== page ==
Absinthe thujone

Absinthe thujone is the chemical found in Absinthe’s essential ingredient, the plant called Common Wormwood, or Artemisia Absinthium to give it its botanical name. The chemical thujone was partly liable for Absinthe being banned in early 1900s in several countries around the globe and thujone is still tightly regulated today, particularly in the United States (or states united).

Thujone was thought to be much like THC present in cannabis and Absinthe was speculated to be psychoactive and have psychedelic effects causing hallucinations and insanity. Absinthe had been popular with the Bohemian set in Montmartre within Paris and several artists absinthelegal.com and writers claimed that Absinthe, the Green Fairy, gave them inspiration and their genius. Famous Absinthe drinkers include Oscar Wilde, Ernest Hemingway, Van Gogh, Gauguin, Degas, Baudelaire and Verlaine. Some claim that Van Gogh’s madness was due to Absinthe and that he cut off his ear under its influence. Absinthe was even blamed for a man murdering his family, even though he had eaten a great many other strong alcoholic refreshments right after the Absinthe.

Prohibition campaigners utilized news of the murder to campaign for the banning of Absinthe and held accountable France’s growing problems of alcohol addiction on the emerald liquor.

Is Absinthe thujone Dangerous?

Today’s studies suggest that it was actually the alcohol (ethanol) content of Absinthe that was dangerous instead of the thujone. Absinthe is two times as strong as spirits like whisky and vodka and can be 75% alcohol. Care should therefore be utilized whenever consuming Absinthe. Thujone is merely present in minute quantities and must therefore result in no major unwanted effects or even health issues. The EU stipulates that alcohol based drinks with an ABV {alcohol by volume) level over 25% may only have a maximum of 10mg/kg of thujone, beverages classed as “bitters” may contain as much as 35mg/kg, it is not completely clear which class Absinthe fits into but most brands of Absinthe have much under 35mg with many being below 10mg/kg. In the US it is only legal to purchase or sell Absinthes with trace amounts of thujone.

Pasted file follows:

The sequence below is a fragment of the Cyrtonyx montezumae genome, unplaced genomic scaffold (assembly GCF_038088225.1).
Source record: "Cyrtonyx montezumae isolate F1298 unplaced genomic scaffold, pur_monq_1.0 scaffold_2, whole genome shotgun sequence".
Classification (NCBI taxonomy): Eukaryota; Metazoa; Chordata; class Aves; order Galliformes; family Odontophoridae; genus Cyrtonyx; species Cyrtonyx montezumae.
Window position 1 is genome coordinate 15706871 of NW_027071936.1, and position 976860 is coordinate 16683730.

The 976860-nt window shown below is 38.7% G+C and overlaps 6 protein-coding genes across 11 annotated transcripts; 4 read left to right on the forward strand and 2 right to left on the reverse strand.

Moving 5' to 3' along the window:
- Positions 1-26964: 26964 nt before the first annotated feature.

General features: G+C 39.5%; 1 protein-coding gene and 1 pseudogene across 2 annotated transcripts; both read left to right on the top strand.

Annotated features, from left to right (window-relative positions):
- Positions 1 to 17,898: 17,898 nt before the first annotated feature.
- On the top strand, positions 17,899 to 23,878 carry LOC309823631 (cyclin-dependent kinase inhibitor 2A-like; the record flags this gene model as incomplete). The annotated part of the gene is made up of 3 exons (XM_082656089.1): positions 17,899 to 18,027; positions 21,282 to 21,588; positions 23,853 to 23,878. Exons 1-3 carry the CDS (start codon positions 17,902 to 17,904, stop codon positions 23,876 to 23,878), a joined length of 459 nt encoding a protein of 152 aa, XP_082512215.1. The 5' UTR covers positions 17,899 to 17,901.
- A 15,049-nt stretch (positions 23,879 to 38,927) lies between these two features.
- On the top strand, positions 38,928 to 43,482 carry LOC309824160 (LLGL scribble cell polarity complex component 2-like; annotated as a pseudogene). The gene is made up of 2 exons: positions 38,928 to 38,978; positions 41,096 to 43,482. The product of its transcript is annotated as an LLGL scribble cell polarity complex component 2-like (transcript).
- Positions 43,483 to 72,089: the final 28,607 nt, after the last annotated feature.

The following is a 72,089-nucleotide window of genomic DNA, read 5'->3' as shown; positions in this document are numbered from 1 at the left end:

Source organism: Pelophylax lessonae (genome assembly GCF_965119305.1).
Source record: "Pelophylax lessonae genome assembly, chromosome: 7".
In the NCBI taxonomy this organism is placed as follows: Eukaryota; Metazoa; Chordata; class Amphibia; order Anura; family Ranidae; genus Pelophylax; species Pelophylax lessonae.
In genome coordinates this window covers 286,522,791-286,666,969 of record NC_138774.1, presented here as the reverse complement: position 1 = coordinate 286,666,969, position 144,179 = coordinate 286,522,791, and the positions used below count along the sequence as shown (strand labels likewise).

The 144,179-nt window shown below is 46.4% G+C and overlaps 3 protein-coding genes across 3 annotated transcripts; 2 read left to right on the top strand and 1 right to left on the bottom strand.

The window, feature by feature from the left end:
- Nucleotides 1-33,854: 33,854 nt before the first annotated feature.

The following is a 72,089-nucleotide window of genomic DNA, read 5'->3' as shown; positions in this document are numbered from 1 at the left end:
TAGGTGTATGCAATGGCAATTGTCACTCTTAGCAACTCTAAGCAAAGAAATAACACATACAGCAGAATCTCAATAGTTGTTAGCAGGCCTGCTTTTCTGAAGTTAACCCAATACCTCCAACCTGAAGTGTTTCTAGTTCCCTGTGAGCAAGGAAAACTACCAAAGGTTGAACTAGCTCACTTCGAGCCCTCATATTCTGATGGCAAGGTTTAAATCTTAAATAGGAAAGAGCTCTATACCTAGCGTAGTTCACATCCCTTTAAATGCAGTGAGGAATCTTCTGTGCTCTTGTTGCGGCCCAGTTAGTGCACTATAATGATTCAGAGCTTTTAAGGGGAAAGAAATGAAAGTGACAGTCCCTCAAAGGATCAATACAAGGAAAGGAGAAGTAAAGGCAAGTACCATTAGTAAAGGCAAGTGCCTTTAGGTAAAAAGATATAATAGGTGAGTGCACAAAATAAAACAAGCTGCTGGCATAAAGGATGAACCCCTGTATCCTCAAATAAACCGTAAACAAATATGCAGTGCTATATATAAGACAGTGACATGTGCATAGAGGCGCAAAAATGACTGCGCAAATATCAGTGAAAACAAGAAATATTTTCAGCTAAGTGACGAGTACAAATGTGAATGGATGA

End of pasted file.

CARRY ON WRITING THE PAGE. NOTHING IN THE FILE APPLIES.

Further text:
High doses of thujone may be dangerous causing convulsions but you would have to drink a great deal of Absinthe to consume that quantity of thujone also it will be impossible to drink that amount, you’d be comatose from alcohol before then!

Absinthe Substances

It is stated that Henri-Louis Pernod, who owned the initial Absinthe distillery, employed the herbs wormwood, aniseed, fennel, lemon balm, hyssop, angelica root, dittany, star anise, nutmeg, juniper as well as veronica to produce his famous Pernod Absinthe. The primary oil from all of these herbs is responsible for La Louche, the clouding which comes about when water is added to Absinthe. These herbs specially the aniseed and anise lead to the distinctive aniseed or licorice taste of Absinthe and wormwood is liable for the bitter flavor. Absinthe is oftentimes employed as bitters in cocktails.

There are many brands of Absinthe or Absinthe substitutes which were developed throughout the bar and so contain no Absinthe thujone or wormwood, but a majority of people would say that Absinthe just isn’t Absinthe without Absinthe thujone and the bitter flavor of wormwood. If you’d like real Absinthe try to find brands that contains wormwood or Absinthe thujone.